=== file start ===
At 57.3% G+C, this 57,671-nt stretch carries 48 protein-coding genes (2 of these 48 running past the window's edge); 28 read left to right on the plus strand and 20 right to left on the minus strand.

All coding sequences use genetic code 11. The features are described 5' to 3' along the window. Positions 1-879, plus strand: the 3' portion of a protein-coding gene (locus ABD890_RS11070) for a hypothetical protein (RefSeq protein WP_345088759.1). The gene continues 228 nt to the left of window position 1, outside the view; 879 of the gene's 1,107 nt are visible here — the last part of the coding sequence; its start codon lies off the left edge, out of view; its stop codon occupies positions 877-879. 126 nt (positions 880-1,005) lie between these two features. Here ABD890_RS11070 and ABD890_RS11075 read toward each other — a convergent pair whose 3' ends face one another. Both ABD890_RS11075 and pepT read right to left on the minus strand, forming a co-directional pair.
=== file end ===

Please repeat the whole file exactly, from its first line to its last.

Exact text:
At 57.3% G+C, this 57,671-nt stretch carries 48 protein-coding genes (2 of these 48 running past the window's edge); 28 read left to right on the plus strand and 20 right to left on the minus strand.

All coding sequences use genetic code 11. The features are described 5' to 3' along the window. Positions 1-879, plus strand: the 3' portion of a protein-coding gene (locus ABD890_RS11070) for a hypothetical protein (RefSeq protein WP_345088759.1). The gene continues 228 nt to the left of window position 1, outside the view; 879 of the gene's 1,107 nt are visible here — the last part of the coding sequence; its start codon lies off the left edge, out of view; its stop codon occupies positions 877-879. 126 nt (positions 880-1,005) lie between these two features. Here ABD890_RS11070 and ABD890_RS11075 read toward each other — a convergent pair whose 3' ends face one another. Both ABD890_RS11075 and pepT read right to left on the minus strand, forming a co-directional pair.